For “The Lord of the Rings” fans, Dome Karukoski’s “Tolkien” might work as a way of celebrating the brilliant author and fantasy creator. The script, understanding most people’s familiarity with “The Lord of the Rings,” expects you to pick up on which characters and moments are inspiring those found in the books and Peter Jackson’s award-winning trilogy. If you are unfamiliar, “Tolkien” works simply as an overbearing biopic and a nice little love story. The performances from Nicholas Hoult and Lily Collins are admirable. The film struggles in the edit to find the most concise way to cover all the ground necessary to get us to the big moment where he begins writing about ‘Middle-earth.’

His childhood was anything but ideal; Ronald Tolkien (Hoult) grew up without a father, and after his mother passed he and his younger brother became foster children under the guardianship of Father Francis Morgan (Colm Meaney). Education was always important to Mrs. Tolkien and the imagination Ronald has is in part due to his mother’s vivid stories. Tolkien began to flourish at Oxford, thanks in part to three fellow students who create a pact to always champion their artistic abilities despite the suffocation of their parents. Ronald would meet the love of his life at his foster home, Edith Bratt (Collins), who changed his life forever. Like the rest of his peers, Tolkien enlists when World War I comes calling, an event that would forever shape his world view and greatly influence the stories he would go on to write.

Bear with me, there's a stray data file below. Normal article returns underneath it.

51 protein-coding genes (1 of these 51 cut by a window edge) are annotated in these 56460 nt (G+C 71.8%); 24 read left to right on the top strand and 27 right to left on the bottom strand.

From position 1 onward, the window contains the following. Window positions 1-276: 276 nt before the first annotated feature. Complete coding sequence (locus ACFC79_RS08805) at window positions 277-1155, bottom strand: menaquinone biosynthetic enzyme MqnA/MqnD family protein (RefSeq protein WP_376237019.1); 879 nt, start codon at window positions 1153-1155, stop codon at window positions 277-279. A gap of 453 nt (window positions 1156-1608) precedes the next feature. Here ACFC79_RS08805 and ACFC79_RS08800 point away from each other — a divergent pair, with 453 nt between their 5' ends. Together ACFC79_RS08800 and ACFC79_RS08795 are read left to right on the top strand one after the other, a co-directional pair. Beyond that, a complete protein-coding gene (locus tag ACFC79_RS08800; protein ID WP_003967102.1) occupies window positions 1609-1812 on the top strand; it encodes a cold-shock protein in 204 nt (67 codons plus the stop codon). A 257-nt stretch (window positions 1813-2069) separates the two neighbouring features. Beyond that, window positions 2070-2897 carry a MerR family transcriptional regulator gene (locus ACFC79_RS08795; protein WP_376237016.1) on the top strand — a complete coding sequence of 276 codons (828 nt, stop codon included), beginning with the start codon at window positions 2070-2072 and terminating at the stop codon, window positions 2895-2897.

For those of us who spent hours diving into the special features in the extended editions of “The Lord of the Rings” back in the early 2000’s, we know Tolkien always resisted attributing his ‘Middle Earth’ work to allegory. “Tolkien” embraces that notion completely and seeks to highlight the people in Tolkien’s life that inspired characters like Bilbo (his guardian the priest), Sam (his comrade on the battlefield literally named Same) or his Oxford friends that represent ‘Hobbits’. One date where Tolkien and Bratt discuss “Cellar Door” seems to be the origin for Lothlorian, and these moments including a joke about Composer Wagner taking 6 hours to tell a story about a magic ring, are scattered throughout. The script certainly hits a high note when veteran Derek Jacobi makes a brief appearance as the language professor that changes Tolkien’s educational direction. He also serves as the character in which this script hints as the inspiration to Gandalf.

Rarely does an ending justify much of a film’s problematic trek, but “Tolkien” ends on a really touching note. For those with the ability to pick out what this script says is the specific inspirations for “The Hobbit” and ‘Middle-earth’ can placate some of the slower more tedious moments. As the film cuts between time periods of war (mostly Tolkien in a trench reminiscing while his comrades battle overhead) and his childhood, it’s difficult for the viewer to find stable ground in which to grow with the characters. The script does top into the more emotional side of men which you rarely see in biopics or romance films and that’s to be admired. If it accomplishes anything “Tolkien” erases the simplistic portrait of that old professor who created “The Lord of the Rings” and expands upon the difficulties he endured during his early years.

Final Thought – Will provoke a stronger reaction from “The Lord of the Rings” fans than the average viewer.

Dustin Chase is a film critic and associate editor with Texas Art & Film, which is based in Galveston. Visit texasartfilm.com.

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